What Is ObamaCare?
"Obamacare" refers to the Patient Protection and Affordable Care Act (PPACA), a U.S. Federal statute signed into law on March 23, 2010. Along with the Health Care and Education Reconciliation Act of 2010, it represents President Barack Obama's health care reform legislation. Republicans have named it "Obamacare."
PPACA passed both the Senate and the House of Representatives in 2010. However, Senate and House Republicans voted against it, along with even some Democrats. Most states then filed suite against the law, challenging its constitutionality. On June 28, 2012, the Supreme Court upheld the majority of the law, ruling that it was constitutional.
The two primary mandates of the law include a requirement that 1) all individuals must have some type of health care insurance; anyone not covered by an employer sponsored health plan, Medicaid, Medicare or other insurance program would be required to purchase insurance or pay a penalty, and 2) a requirement that insurance programs must cover pre-existing health conditions.
Under the law, Medicaid would be expanded to include individuals and families with household incomes up to but not exceeding 133% of the poverty level. States would be required to offer a marketplace exchange where people have choices in policies and premiums. In addition, low-income families with incomes up to 400% of the poverty level could qualify for a government subsidy to purchase insurance coverage from the state exchange.
Other important aspects of Obamacare include:
Why Was It Created?
According to the Congressional Budget Office (CBO), rising healthcare costs continues to put more pressure on an already strained federal budget. In addition, it is estimated that up to 47 million people in the United States do not have healthcare insurance. Further, healthcare costs continue to rise.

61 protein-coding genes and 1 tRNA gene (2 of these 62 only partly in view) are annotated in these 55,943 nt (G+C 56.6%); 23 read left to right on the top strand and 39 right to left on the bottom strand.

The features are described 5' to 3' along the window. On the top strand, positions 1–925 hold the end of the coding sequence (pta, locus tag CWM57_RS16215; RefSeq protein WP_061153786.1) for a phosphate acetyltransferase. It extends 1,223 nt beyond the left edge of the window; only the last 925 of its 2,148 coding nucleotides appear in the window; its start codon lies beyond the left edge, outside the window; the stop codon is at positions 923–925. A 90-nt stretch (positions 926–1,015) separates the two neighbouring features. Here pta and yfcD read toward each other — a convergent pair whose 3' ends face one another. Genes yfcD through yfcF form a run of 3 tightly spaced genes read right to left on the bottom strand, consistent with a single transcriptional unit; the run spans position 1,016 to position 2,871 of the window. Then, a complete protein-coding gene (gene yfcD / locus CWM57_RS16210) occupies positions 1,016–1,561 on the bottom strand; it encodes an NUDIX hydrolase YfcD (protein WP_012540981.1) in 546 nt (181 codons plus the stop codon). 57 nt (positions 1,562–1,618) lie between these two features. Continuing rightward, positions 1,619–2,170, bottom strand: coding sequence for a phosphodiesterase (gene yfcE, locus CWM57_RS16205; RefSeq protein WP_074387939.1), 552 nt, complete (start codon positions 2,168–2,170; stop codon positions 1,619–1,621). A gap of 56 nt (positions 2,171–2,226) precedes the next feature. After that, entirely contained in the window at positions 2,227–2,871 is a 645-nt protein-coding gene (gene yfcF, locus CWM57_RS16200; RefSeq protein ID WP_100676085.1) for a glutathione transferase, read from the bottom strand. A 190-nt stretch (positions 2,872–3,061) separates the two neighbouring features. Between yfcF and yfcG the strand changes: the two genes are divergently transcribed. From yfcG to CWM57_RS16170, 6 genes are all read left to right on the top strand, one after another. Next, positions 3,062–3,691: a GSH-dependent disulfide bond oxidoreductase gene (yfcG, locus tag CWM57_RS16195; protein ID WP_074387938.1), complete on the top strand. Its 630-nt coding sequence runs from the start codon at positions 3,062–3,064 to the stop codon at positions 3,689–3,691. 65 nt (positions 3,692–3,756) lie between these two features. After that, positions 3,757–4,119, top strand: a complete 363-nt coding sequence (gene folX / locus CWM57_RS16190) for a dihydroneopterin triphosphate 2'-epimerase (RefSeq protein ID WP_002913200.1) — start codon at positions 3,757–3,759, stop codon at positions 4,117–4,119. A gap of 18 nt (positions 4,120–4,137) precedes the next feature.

Obamacare aims to ensure all Americans have healthcare insurance, to decrease healthcare costs and to reduce the national deficit. How? Partly through taxes. Some of the tax provisions included in the PPACA include:
This will result in billions of dollars to the U.S. Government in generated taxes. In addition, the Food and Drug Administration (FDA) can approve generic biologic drugs which are generally less expensive than brand drugs. Other efforts to lower medical costs include establishing a non-government, non-profit organization called Patient-Centered Outcomes Research Institute to conduct research on the effectiveness and suitableness of various medical treatments, and initiate more preventative health efforts through task forces that can inform the public on community and prevention services.
Why Is It So Controversial?
At the top of the list of areas that are controversial is the mandate requiring all Americans to buy healthcare insurance. More than half of Americans polled are opposed to government intervention in healthcare and feel that the new law will increase the amount of money they will have to spend on healthcare.
A key part of PPAC is the Medicaid program which some estimates predict will represent how 17 million uninsured people will obtain their medical coverage. Currently Medicaid is a shared financial responsibility with the federal government paying more than half. Under the new law, the federal government will absorb all of it at a cost of $930 billion from 2014 to 2022. The government's share, however, will gradually decrease; it will drop to 90% in 2020. But the cost is a major concern to voters.
Medicaid is the government's health insurance program for low-income people and those with illnesses. Under the new law, extending Medicaid to uninsured is going to be left up to the states to either comply or not, without federal penalties. However, the states are concerned that the federal government could change their mind and alter the amount of costs they are willing to absorb if the federal government sees a need to reduce the federal budget.